The COVID-19 pandemic and the confinement measures imposed in many EU countries over the last months shed a particular light on the major impact of housing on people’s health and well-being. Yet, with 80% of our housing stock being not suitable for independent living (figure from Housing Europe), important effort will be necessary to address the challenges and needs of an ageing population.
On 6 October, as part of the 2020 European Week of Cities and Regions, AGE co-organised with Tecnalia the workshop “Cities and regions building homes for life“ dedicated to age-friendly housing. Different actors were invited to talk about funding schemes, tools or local initiatives supporting inclusive housing.
Irina Kalderon Libal, policy officer at DG CNECT from the “eHealth, Wellbeing and Ageing” unit, focused her presentation on existing and future European Commission policies and actions supporting active and healthy ageing, including age-friendly environments.
Silvia Urra Uriarte, architect and specialist in building represented the Homes4Life project. She explained the importance of investing in housing for all ages and how quality housing has a tremendous influence on our health. Therefore, the Homes4Life project developed a European Certification Scheme that will support all actors involved to better understand what should be taken into account when developing, designing and implementing an age-friendly home. The Certification Scheme is divided into 5 different categories considered crucial for age-friendly housing: personal, social, economics, physical and outdoor access. (View Silvia’s presentation here.)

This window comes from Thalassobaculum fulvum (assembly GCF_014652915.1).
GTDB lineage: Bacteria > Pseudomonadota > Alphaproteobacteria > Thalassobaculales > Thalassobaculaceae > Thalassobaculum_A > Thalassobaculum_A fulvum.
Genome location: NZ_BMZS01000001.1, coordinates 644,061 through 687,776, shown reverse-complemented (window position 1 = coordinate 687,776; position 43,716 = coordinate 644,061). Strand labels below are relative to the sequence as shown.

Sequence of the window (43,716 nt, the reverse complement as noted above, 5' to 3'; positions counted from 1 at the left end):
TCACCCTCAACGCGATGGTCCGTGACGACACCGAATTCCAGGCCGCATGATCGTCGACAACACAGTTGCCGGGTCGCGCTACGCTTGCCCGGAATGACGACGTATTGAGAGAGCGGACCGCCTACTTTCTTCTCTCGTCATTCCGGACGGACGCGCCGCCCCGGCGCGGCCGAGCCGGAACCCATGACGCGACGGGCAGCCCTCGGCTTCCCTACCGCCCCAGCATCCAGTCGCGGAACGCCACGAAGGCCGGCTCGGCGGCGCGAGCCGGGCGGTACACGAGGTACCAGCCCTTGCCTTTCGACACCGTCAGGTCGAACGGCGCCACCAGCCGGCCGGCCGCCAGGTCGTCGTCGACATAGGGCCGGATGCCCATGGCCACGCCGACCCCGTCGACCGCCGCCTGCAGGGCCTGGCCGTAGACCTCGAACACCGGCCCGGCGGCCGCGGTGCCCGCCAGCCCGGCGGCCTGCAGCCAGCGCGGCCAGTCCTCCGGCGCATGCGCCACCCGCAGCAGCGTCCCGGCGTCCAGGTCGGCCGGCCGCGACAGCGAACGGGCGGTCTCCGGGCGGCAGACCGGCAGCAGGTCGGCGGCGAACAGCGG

Three speakers, who are taking part in the testing of the Homes4Life Certification Scheme, presented local initiatives from Poland, Ireland and Spain:
- Dr Jan P. Cieśla is the co-author of the Mimo Wieku Initiative (At home despite the Age). Jan is a consulting architect specialized in safe, healthy and sustainable built environments and expert in building certifications. He presented the first model apartment in Poland for active ageing and ageing in place. The apartment is accessible to provide training to architects for example when addressing the issue of housing for all ages. Jan P. Cieśla promotes universal design, “What is good for older people is good for all ages or for people with reduced mobility.”
- Ciaran O’Brien from OBFA Architects presented the Housing with supports project in Inchicore, Dublin. The presented project examines the potential to deliver a model of managed housing that will support older persons in life and to end of life. This is being explored against a backdrop of a housing crisis in Ireland and the dichotomy of older individuals and couples in homes that no longer meet their needs. The project will offer 52 residential apartments, respecting and interlinking private, public and semi-public spaces, where residents will be able to interact and create a community. As Ciaran said, “it takes a village to provide a stimulating environment for older people”.
- Sergio Murillo Corzo, Minister of Social Action in the Government of Biscay, presented the Etxegoki initiative, the leading site to validate a new model of supported housing for people with a physical disability. The building is owned by the Bizkaia government but is managed by FEKOOR, the Physical Disability Associactions Federation in Biscay. The public authority of Bizkaia implemented a change in their policy approach; they now provide support to change the environment. The case of Etxegoki proved to be successful in changing the community where the building is established. Shops and medical centres in the area had to adapt to enable the residents to also access these services. Changing the law is not enough, said Sergio Murillo, changing the mind sets, culture and insight of a community proves to be much more successful.
The recording of this event is available here.
For any further information on this workshop and AGE involvement on Home4Life, you may contact Nhu Tram, firstname.lastname@example.org